In a letter sent to the director of the Portland International Jetport, Maine Governor Janet Mills says she would like an ad created by animal rights group PETA removed.
The banner ad, which is on a wall above a busy escalator, shows a whale inside of a fishing net. It reads “save the whales,” “don’t eat fish, “go vegan,” and urges passengers to avoid seafood.
That sentiment does not sit well with Mills and other lawmakers, given that Maine has a fishing industry worth hundreds of millions of dollars annually.
In her letter, Mills says in part:
"This banner not only falsely portrays an industry with a longstanding commitment to responsible harvesting practices, including the protection of endangered Right Whales, but it also insults hardworking Maine people and undermines a vital and iconic sector of our state’s economy. Frankly, it flies in the face of everything we want visitors to know and love about Maine...
"I do not doubt that the Jetport is committed to showcasing and supporting our state’s people, our economy, and our industries, and I appreciate your ongoing work to that end. My understanding is that Clear Channel Airports has exclusive jurisdiction over the marketing rights within the airport terminal and that marketing materials are reviewed by Portland City Officials. I ask that the necessary officials review the appropriateness of these banners, which I strongly believe should be removed and replaced with materials that promote Maine as the great place it is."
Jessica Grondin, a spokesperson for the City of Portland, which owns the Jetport, said it was “reviewing” Mills’ letter.
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She confirmed that PETA had purchased the ad space for two weeks, from February 19 to March 5, but city officials were not prepared to comment on the matter further.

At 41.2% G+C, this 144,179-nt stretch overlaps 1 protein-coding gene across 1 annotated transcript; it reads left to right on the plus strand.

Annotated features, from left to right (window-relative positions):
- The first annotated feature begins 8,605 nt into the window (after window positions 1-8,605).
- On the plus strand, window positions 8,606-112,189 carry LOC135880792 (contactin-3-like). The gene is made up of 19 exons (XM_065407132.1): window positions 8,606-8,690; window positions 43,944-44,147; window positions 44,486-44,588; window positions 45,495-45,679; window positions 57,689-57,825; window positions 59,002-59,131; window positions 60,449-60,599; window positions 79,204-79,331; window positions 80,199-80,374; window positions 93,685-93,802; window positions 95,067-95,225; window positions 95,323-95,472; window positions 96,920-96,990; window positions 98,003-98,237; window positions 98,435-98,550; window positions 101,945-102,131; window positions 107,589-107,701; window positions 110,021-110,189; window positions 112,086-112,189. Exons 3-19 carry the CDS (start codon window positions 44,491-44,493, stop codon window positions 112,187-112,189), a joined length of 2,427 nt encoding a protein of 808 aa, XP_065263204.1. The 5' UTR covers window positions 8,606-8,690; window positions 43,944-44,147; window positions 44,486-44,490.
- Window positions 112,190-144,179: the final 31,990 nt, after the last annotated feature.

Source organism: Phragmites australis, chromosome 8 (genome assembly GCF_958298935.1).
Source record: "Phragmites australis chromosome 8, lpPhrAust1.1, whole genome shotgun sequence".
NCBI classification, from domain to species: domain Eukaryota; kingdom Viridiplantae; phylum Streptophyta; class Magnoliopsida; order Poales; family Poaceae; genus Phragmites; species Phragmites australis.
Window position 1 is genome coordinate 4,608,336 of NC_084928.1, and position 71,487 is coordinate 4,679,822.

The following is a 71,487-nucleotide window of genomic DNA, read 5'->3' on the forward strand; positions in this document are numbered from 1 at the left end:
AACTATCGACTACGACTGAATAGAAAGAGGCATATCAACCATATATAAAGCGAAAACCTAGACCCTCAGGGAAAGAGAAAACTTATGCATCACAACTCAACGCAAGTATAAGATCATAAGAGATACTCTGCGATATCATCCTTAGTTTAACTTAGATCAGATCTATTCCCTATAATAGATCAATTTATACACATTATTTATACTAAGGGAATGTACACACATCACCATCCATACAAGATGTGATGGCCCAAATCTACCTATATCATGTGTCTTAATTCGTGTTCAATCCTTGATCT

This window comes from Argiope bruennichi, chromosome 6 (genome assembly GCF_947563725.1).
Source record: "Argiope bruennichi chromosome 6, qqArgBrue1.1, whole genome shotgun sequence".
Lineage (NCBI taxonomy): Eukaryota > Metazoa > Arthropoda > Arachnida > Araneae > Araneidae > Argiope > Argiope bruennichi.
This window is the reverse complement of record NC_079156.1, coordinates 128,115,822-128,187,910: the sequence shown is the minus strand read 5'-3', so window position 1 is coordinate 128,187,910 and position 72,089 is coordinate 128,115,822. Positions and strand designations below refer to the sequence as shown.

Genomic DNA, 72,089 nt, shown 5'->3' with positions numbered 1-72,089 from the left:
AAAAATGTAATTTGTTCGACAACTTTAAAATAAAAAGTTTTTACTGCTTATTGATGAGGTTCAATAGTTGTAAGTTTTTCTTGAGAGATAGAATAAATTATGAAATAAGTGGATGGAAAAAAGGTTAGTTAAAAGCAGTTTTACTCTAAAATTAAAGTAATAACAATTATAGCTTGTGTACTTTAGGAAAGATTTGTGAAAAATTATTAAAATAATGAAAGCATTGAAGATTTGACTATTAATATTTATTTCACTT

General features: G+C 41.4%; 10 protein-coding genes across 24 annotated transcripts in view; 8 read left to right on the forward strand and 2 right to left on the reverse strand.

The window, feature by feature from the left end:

Other lawmakers, like Maine State Rep. Genevieve McDonald, D-Dist. 134, are not only upset, but have urged people on Twitter to "contact the Portland Jetport and tell them to stop taking money from advertisers who seek to damage Maine."
Passengers from Maine at the Jetport on Monday, were surprised to see the ad in such a prominent location but were less sure it should be removed entirely.
"I was shocked to see that’s there because I eat fish, this is Maine," said Mutima Peter of Westbrook, Maine, suggesting the ad be placed somewhere else.
"It doesn’t mean I minimize those who put it over there but we are in Maine, I think they have to understand," he explained.
"Of course I’m going I’m going to eat fish, I love seafood and I love Maine seafood," said Janice St. Cry, of Biddeford, Maine.
"I do love whales and I care about whales but I still think people should eat fish," she added.
PETA sent NECN/NBC 10 Boston response to a request for a statement about the ad, saying in part, "PETA’s jetport ads may have struck a nerve, but it takes a lot more nerve to defend the killing of whales and other sea life."
The ad appearing at the Jetport comes at a time when Maine’s seafood industry and the state government are already in tense disputes with the federal government over regulations to protect endangered right whales.
Some of the disagreements have already resulted in court battles.